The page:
• Measurable - how many? File away 8 patients' records? Call up 15 patients to follow up?
  • Achievable - can the staff finish this in a day? Or will it be too much, along with their existing workload?
  • Relevant - is it relevant to their role and job?
  • Time-bound - how long would this task realistically take?

The SMART framework is a great technique to employ if you have a medium to the large-sized clinic with a sizable front desk staff. This way, you can make sure that work is allocated and that the staff can achieve the goals of the day.

2. Delegate and Schedule Work Evenly

It is important to play to an employee's strengths to maximize quality and work efficiently. One employee can't be good at everything. Or to be able to do all the front desk work. Someone will be good at making calls, while someone else will be great at filing records. And this is where delegation comes in.

How to effectively delegate work as a means of reducing stress?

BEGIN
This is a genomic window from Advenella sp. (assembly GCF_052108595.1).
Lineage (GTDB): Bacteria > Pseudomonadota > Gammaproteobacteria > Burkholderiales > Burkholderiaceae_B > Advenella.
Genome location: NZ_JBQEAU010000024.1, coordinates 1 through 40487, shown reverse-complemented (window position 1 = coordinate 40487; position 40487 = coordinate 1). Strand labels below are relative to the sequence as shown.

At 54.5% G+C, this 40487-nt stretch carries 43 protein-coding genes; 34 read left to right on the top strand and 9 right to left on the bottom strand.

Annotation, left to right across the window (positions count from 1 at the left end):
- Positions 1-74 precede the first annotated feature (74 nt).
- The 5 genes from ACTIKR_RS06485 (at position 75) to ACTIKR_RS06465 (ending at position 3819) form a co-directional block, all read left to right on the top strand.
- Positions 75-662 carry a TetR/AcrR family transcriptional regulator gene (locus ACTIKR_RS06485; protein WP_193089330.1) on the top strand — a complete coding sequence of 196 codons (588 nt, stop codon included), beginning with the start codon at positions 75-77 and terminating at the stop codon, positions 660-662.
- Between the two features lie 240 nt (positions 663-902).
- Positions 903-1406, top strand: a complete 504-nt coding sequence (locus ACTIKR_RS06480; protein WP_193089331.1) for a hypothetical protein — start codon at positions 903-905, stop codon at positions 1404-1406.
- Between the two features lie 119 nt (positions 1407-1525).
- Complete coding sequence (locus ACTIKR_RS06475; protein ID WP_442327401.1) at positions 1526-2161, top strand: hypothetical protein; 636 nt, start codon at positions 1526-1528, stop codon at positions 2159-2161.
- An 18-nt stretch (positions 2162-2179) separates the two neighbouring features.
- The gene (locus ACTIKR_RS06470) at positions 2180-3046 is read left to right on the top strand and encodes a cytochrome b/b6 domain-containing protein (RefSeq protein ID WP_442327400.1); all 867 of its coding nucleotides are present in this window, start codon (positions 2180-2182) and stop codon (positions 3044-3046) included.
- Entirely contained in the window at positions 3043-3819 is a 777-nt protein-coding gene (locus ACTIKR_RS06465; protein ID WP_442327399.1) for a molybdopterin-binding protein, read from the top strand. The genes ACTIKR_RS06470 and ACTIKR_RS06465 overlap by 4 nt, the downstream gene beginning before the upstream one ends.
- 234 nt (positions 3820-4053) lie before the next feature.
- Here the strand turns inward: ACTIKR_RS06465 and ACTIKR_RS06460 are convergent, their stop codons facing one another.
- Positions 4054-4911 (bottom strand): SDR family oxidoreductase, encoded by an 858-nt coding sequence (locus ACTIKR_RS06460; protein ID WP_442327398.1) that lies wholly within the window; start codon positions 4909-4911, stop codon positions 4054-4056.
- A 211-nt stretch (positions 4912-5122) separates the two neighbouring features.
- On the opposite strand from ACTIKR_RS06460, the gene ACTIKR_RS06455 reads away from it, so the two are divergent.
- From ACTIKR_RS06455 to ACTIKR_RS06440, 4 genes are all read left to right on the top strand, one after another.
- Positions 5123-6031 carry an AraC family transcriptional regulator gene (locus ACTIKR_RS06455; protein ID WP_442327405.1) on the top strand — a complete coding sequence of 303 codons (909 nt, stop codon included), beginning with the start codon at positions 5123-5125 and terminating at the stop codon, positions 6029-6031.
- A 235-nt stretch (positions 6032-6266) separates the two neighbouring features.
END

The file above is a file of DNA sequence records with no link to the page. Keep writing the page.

• Knowing what to delegate.

You can not delegate some tasks like performance reviews or conflict management. Since there will be a few things that only the head of the department should handle. Tasks like appointment calls, and tracking patients through their treatment can be delegated.

  • Whom to delegate to.

A few employees will be great with running appointments, some will be good at calling patients. Delegate tasks that are supported by the employee's skill set. Don't assign follow-up tasks to someone who is not very good at customer service. It will not be as effective as assigning filing work to them, which they might excel at.

  • Provide access to resources for the task.

Employees will require a certain level of access to clinic resources to complete their delegated tasks. This means that they need a certain level of authority to utilize resources in the office. It is much easier for employees to have access based on roles rather than having to repeatedly ask to use the resources.

  • Do not micromanage.

Everyone hates being micromanaged, and it puts more strain on the person doing the micromanaging as much as the person who is being micromanaged.

How it affects those who are being micromanaged:
  • A feeling of loss of control
  • Increased stress from being constantly watched
  • Low mental health due to the stress
  • Limits creativity and flexibility
  • Increases turnover
  • Feeling of intrusion into professional life
How does it affect those who micromanage:
  • Increased stress due to keeping track of delegated work
  • Lack of time to accomplish other work